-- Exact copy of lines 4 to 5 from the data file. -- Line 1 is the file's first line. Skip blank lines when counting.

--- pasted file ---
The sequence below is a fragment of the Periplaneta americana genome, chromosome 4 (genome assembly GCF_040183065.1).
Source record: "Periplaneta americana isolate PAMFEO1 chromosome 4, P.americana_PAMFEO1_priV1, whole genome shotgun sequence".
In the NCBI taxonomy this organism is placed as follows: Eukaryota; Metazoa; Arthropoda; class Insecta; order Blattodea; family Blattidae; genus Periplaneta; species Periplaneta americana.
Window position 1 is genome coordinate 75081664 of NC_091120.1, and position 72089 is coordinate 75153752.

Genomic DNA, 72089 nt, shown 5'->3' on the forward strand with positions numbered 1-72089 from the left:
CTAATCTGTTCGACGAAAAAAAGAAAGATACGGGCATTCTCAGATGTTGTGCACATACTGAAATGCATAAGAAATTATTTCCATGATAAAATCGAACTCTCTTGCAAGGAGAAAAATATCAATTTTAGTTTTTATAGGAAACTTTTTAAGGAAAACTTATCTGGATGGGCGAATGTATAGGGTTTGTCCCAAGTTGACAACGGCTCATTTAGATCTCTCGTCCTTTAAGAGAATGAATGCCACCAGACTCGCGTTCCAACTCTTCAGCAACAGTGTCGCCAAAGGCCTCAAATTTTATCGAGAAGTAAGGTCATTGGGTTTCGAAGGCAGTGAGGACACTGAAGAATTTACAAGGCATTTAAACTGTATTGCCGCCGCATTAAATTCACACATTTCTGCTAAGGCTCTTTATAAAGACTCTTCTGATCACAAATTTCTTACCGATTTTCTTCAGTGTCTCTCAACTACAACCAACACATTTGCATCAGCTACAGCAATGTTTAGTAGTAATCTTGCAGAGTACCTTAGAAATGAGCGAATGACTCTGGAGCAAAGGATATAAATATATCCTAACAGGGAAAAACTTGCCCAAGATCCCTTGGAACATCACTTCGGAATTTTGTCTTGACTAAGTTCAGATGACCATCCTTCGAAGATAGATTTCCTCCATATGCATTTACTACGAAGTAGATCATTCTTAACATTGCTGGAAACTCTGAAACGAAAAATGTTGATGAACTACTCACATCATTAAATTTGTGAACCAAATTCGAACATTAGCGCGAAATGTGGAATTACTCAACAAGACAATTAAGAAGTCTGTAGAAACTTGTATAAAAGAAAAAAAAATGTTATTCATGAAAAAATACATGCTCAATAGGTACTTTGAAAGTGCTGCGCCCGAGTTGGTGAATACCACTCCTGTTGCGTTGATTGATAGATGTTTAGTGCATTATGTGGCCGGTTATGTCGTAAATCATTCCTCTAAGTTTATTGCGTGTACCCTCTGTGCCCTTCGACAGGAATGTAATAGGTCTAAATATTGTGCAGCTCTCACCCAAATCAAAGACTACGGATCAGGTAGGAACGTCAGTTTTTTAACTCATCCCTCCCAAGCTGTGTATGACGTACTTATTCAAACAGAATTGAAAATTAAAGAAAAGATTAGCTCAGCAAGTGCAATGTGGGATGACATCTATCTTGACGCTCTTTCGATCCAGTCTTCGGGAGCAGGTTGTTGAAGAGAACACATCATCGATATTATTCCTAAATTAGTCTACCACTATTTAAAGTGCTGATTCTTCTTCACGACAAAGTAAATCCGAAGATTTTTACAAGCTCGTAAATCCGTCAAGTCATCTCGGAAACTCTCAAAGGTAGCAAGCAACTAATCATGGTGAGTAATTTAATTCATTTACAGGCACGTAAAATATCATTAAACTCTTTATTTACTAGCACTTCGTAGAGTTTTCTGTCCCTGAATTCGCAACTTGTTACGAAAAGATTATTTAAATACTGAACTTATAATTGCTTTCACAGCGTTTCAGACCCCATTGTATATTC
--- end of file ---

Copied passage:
Window position 1 is genome coordinate 75081664 of NC_091120.1, and position 72089 is coordinate 75153752.

Genomic DNA, 72089 nt, shown 5'->3' on the forward strand with positions numbered 1-72089 from the left: